Wednesday 20 Sep 2017 | 00:55 | SYDNEY
What's happening on

Global lessons from South Australia's power dilemma

South Australia (SA) has become a global case study for what can go wrong when energy policy fails to keep pace with changes in technology and commodity markets. Following the closure of the Northern coal-fired power plant in May 2016, SA has experienced a set of blackouts. The most significant

Obama's legacy: Bold leadership on climate

Battling climate change was a signature issue of President Barack Obama’s tenure, particularly during the his second term. In contrast, President-elect Donald Trump has called climate change a hoax perpetrated by the Chinese, vowed to roll back climate regulations such as the Clean Power Plan (CPP

Trump-sized upheaval in climate movement

The election of Donald Trump as the next president of the United States cast a long shadow over the climate conference in Morocco earlier this month. Delegates spent a lot of time expressing hopes that President-elect Trump was not serious when he declared climate change theory to be a 'hoax'

The switch to renewables: Lessons from small islands

Those actively pushing for a future where renewables take over electricity generation often point to island grids such as El Hierro in the Spanish Canary Islands, Kodiak Island in Alaska, and King Island in Australia’s Bass Strait. On those islands and others, renewables have proved a

Green power has a long way to go

One factor driving energy policies across the world is repeated claims by activists that green energy is gaining substantial market share over its despised fossil fuel competitors. These claims, made for the likes of the Danish, German, Californian and even Chinese grids, are distorting the energy

Humanity's carbon countdown

First, the good news. We have enough fossil fuel to survive until the century's end. Today's proven reserves of coal, oil and gas combined is about 83 years (at current usage rates), so Spaceship Earth could make 2100 – the exact date that IPCC scientists have set for mankind's plan to moderate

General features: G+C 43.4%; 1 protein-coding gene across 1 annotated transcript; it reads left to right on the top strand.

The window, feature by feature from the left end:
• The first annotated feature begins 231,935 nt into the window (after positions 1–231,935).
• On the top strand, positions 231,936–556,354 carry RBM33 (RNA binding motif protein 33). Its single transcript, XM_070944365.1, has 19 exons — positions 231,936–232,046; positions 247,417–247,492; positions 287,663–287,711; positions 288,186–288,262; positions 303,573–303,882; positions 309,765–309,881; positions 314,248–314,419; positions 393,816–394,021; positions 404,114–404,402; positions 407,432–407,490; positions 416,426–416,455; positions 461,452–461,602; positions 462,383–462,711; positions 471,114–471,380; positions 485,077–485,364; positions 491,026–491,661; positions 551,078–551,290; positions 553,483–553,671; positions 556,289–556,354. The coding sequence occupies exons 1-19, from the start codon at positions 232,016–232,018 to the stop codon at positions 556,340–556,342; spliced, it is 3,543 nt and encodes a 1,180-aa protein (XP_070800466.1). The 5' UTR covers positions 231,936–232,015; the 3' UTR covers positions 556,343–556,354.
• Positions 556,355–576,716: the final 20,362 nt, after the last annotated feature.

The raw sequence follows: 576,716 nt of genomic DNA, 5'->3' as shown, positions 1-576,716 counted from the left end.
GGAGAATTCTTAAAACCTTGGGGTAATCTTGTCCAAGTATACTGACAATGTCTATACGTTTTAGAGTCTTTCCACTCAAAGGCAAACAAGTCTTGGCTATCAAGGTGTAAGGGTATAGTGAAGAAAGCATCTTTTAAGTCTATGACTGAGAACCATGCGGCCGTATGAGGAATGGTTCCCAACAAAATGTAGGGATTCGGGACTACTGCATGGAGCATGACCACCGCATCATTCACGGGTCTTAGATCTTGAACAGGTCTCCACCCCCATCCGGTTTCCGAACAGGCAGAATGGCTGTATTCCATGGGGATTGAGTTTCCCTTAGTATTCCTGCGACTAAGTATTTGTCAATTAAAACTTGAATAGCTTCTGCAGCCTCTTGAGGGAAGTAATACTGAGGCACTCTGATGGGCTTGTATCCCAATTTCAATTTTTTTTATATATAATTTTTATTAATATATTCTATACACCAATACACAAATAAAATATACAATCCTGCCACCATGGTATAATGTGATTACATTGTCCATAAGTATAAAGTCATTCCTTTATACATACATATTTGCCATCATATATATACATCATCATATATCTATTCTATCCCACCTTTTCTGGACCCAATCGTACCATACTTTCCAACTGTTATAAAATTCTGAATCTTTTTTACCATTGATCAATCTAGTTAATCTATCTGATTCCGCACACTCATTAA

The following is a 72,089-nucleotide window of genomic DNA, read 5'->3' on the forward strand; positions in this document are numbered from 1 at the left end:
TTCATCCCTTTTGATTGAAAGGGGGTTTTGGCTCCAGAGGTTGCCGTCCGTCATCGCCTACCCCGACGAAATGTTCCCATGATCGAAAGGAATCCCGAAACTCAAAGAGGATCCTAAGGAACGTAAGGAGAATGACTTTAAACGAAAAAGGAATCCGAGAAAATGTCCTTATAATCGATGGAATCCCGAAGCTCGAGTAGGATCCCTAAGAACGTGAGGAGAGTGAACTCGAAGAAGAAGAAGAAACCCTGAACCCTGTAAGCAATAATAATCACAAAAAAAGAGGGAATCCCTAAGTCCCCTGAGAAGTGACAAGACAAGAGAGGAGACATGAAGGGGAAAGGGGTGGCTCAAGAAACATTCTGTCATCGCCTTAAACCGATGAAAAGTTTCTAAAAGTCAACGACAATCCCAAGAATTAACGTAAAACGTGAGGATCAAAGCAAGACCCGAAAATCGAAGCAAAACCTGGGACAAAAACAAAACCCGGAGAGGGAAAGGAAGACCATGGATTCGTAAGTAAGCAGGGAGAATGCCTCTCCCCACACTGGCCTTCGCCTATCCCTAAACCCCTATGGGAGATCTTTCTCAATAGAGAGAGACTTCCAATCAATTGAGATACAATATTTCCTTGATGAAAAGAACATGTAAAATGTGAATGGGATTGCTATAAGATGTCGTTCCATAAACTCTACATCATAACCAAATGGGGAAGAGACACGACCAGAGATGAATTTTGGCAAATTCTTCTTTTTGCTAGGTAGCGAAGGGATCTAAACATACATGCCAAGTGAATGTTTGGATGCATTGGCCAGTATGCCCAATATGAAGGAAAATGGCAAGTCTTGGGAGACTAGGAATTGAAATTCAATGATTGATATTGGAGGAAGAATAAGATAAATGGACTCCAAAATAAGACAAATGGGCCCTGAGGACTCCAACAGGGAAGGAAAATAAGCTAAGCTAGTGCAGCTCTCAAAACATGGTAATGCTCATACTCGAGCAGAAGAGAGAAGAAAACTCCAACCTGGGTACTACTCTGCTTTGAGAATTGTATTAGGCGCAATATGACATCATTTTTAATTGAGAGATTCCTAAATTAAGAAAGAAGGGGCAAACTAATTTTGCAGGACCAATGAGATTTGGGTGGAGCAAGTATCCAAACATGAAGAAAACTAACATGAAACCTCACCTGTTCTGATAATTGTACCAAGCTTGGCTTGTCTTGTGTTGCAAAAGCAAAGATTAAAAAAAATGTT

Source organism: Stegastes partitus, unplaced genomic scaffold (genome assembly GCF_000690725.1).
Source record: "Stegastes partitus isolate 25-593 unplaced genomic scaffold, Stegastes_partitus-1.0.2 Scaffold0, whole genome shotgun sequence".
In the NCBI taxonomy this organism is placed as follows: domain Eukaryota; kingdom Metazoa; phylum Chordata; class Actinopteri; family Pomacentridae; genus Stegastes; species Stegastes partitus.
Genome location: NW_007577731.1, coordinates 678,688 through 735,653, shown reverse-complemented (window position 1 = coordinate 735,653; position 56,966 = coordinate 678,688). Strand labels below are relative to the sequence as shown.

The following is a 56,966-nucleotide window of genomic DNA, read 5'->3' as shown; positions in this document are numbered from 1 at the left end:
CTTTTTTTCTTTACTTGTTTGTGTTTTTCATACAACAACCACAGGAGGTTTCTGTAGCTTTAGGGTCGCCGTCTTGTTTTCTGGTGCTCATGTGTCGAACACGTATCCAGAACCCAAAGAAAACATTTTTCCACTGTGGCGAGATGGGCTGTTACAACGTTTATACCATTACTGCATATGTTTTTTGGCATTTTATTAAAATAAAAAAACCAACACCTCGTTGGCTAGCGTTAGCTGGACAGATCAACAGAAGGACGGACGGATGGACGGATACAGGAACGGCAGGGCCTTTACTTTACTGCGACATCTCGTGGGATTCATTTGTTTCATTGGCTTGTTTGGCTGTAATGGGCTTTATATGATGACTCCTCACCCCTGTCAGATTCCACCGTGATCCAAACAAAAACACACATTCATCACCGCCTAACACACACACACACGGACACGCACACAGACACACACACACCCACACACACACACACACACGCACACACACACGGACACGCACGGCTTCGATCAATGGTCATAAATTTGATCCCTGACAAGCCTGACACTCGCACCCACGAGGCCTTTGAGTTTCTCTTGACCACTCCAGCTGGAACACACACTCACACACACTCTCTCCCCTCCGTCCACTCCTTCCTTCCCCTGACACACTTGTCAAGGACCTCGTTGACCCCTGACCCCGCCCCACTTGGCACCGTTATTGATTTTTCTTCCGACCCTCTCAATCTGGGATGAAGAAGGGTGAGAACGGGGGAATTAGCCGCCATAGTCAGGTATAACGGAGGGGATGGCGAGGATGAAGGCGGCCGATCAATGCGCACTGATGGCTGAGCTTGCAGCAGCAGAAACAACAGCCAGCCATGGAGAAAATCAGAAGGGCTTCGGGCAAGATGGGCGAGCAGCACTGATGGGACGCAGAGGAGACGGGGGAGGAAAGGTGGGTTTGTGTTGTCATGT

Why we still need UN climate negotiations

The Marrakesh Accords, the Bali Roadmap, the Cancun Agreements, the Durban Outcomes, the Doha Climate Gateway, the Lima Call for Climate Action – the grand names given to decisions taken under the UN's Framework Convention on Climate Change (UNFCCC) stand in contrast to the meagre progress made on

China makes its formal climate-change pledge

China's long-anticipated formal pledge to international climate change negotiations, it's 'intended nationally determined contribution' or INDC, has arrived. China's target is a 60% to 65% reduction in the emissions-intensity of the economy by 2030 pegged at 2005 levels, with carbon dioxide

MRC bows out of Don Sahong discussions

There has been little news of the much criticised proposed dam at Don Sahong in the far south of Laos since the beginning of the year, when the Mekong River Commission (MRC) arranged for a series of public meetings to be held in member countries to discuss the dam. From the start, these meetings

The road to Paris: Ten days and counting

The latest round of negotiations for the UN's Framework Convention on Climate Change closed in Bonn last Friday with mixed results. With ten formal negotiating days left until crucial climate negotiations resume in Paris later this year, the clock is ticking. Bonn Climate Change Conference, 1 June

Australia is not meeting its IEA oil reserve targets

The plunge in the global oil price is a hot topic. Between June 2014 and January 2015, the price of crude has dropped by 57%. Most of the attention has been on the boon for consumers, with a litre of petrol in some parts of Australia now counted in cents, not dollars. But while Australia is

Oil drops 50%, world shrugs

What does the fall in the price of oil do for global economic growth? If the price of oil had swiftly risen by 50%, economic commentators would be calling this an economic disaster. In fact the price has fallen by 50% since June last year, yet this ray of good news hasn't pierced through the

China's coal addiction

A recent paper in Nature says that 'no other country is investing so much money or generating so much renewable energy' as China. 'Its build-up of renewable energy systems at serious scale is driving cost reductions that will make them accessible to all.' The International Energy Agency reckons

Just how expensive is renewable energy?

I raised this topic recently when The Economist pointed to a new Brookings study which argued that the cost of renewables had been severely underestimated. There was some pushback in the comments thread, and now I see that Green Tech Media, an American green energy industry website, has also

From the comments thread: Green energy

Two reader comments I'd like to flag in response to my piece highlighting new research by the Brookings Institution's Charles Frank, written up in The Economist, which suggests renewable energy is still way too expensive to take over from coal, oil and gas. Here's OfKember: The basic inadequacy